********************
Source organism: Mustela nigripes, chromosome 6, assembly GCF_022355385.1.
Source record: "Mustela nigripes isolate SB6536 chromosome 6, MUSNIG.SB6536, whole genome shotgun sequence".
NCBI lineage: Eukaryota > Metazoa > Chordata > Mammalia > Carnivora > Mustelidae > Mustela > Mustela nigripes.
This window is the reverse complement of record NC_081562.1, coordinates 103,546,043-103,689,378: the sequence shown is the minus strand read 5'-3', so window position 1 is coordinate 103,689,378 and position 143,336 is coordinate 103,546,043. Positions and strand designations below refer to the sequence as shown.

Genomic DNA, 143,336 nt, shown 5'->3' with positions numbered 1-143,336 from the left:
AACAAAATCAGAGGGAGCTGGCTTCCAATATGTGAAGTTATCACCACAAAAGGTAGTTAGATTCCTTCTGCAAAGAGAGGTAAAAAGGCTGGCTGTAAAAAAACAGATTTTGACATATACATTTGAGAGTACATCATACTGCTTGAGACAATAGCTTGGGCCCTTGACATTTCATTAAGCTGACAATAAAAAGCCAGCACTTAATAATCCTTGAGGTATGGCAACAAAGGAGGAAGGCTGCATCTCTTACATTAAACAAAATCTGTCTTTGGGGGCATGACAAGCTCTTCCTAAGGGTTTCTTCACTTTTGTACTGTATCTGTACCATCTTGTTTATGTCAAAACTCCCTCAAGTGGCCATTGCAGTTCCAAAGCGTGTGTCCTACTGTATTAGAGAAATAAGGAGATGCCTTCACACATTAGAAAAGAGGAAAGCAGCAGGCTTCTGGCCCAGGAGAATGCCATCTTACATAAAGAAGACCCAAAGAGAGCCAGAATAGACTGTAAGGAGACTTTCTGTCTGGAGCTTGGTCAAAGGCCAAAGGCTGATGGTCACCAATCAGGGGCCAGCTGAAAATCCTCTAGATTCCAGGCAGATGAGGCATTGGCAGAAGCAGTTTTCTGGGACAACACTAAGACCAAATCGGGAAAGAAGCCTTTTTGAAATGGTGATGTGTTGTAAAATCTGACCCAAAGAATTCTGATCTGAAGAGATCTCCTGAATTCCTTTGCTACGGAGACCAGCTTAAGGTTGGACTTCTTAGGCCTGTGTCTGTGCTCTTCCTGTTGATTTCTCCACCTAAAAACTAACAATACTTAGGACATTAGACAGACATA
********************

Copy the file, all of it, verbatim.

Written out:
Source organism: Mustela nigripes, chromosome 6, assembly GCF_022355385.1.
Source record: "Mustela nigripes isolate SB6536 chromosome 6, MUSNIG.SB6536, whole genome shotgun sequence".
NCBI lineage: Eukaryota > Metazoa > Chordata > Mammalia > Carnivora > Mustelidae > Mustela > Mustela nigripes.
This window is the reverse complement of record NC_081562.1, coordinates 103,546,043-103,689,378: the sequence shown is the minus strand read 5'-3', so window position 1 is coordinate 103,689,378 and position 143,336 is coordinate 103,546,043. Positions and strand designations below refer to the sequence as shown.

Genomic DNA, 143,336 nt, shown 5'->3' with positions numbered 1-143,336 from the left:
AACAAAATCAGAGGGAGCTGGCTTCCAATATGTGAAGTTATCACCACAAAAGGTAGTTAGATTCCTTCTGCAAAGAGAGGTAAAAAGGCTGGCTGTAAAAAAACAGATTTTGACATATACATTTGAGAGTACATCATACTGCTTGAGACAATAGCTTGGGCCCTTGACATTTCATTAAGCTGACAATAAAAAGCCAGCACTTAATAATCCTTGAGGTATGGCAACAAAGGAGGAAGGCTGCATCTCTTACATTAAACAAAATCTGTCTTTGGGGGCATGACAAGCTCTTCCTAAGGGTTTCTTCACTTTTGTACTGTATCTGTACCATCTTGTTTATGTCAAAACTCCCTCAAGTGGCCATTGCAGTTCCAAAGCGTGTGTCCTACTGTATTAGAGAAATAAGGAGATGCCTTCACACATTAGAAAAGAGGAAAGCAGCAGGCTTCTGGCCCAGGAGAATGCCATCTTACATAAAGAAGACCCAAAGAGAGCCAGAATAGACTGTAAGGAGACTTTCTGTCTGGAGCTTGGTCAAAGGCCAAAGGCTGATGGTCACCAATCAGGGGCCAGCTGAAAATCCTCTAGATTCCAGGCAGATGAGGCATTGGCAGAAGCAGTTTTCTGGGACAACACTAAGACCAAATCGGGAAAGAAGCCTTTTTGAAATGGTGATGTGTTGTAAAATCTGACCCAAAGAATTCTGATCTGAAGAGATCTCCTGAATTCCTTTGCTACGGAGACCAGCTTAAGGTTGGACTTCTTAGGCCTGTGTCTGTGCTCTTCCTGTTGATTTCTCCACCTAAAAACTAACAATACTTAGGACATTAGACAGACATA